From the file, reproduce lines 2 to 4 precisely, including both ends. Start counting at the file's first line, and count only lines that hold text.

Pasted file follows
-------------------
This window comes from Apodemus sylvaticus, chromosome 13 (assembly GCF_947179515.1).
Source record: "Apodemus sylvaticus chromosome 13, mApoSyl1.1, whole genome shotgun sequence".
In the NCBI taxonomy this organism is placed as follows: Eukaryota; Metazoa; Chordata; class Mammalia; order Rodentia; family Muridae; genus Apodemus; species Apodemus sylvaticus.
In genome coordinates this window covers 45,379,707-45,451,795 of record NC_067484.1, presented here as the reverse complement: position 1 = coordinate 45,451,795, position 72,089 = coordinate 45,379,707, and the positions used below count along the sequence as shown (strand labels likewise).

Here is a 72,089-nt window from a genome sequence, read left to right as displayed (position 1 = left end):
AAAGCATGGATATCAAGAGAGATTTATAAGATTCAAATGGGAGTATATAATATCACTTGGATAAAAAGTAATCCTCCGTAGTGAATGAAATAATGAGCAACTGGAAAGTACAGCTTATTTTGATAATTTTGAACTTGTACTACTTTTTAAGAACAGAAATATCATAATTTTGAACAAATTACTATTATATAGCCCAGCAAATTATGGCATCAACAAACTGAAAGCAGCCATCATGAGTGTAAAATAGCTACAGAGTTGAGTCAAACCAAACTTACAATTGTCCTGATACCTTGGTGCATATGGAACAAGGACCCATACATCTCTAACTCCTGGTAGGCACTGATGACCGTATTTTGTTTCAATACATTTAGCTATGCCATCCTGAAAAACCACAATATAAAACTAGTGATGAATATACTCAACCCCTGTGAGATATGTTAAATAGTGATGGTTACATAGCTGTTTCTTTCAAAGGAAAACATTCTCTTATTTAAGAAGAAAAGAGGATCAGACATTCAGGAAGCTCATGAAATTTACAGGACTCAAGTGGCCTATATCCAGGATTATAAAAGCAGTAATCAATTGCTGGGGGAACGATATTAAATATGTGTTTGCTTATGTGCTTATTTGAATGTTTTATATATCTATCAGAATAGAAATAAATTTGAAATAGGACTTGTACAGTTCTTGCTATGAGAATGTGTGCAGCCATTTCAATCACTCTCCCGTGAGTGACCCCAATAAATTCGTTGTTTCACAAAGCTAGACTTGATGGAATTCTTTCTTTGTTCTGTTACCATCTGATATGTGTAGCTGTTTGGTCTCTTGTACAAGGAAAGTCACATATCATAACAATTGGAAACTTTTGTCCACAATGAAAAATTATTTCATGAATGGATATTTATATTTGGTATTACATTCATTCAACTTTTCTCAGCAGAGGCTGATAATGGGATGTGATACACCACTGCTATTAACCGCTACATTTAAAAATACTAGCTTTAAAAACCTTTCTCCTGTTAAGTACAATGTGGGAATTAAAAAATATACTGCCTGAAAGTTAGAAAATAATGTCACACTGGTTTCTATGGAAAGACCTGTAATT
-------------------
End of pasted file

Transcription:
Source record: "Apodemus sylvaticus chromosome 13, mApoSyl1.1, whole genome shotgun sequence".
In the NCBI taxonomy this organism is placed as follows: Eukaryota; Metazoa; Chordata; class Mammalia; order Rodentia; family Muridae; genus Apodemus; species Apodemus sylvaticus.
In genome coordinates this window covers 45,379,707-45,451,795 of record NC_067484.1, presented here as the reverse complement: position 1 = coordinate 45,451,795, position 72,089 = coordinate 45,379,707, and the positions used below count along the sequence as shown (strand labels likewise).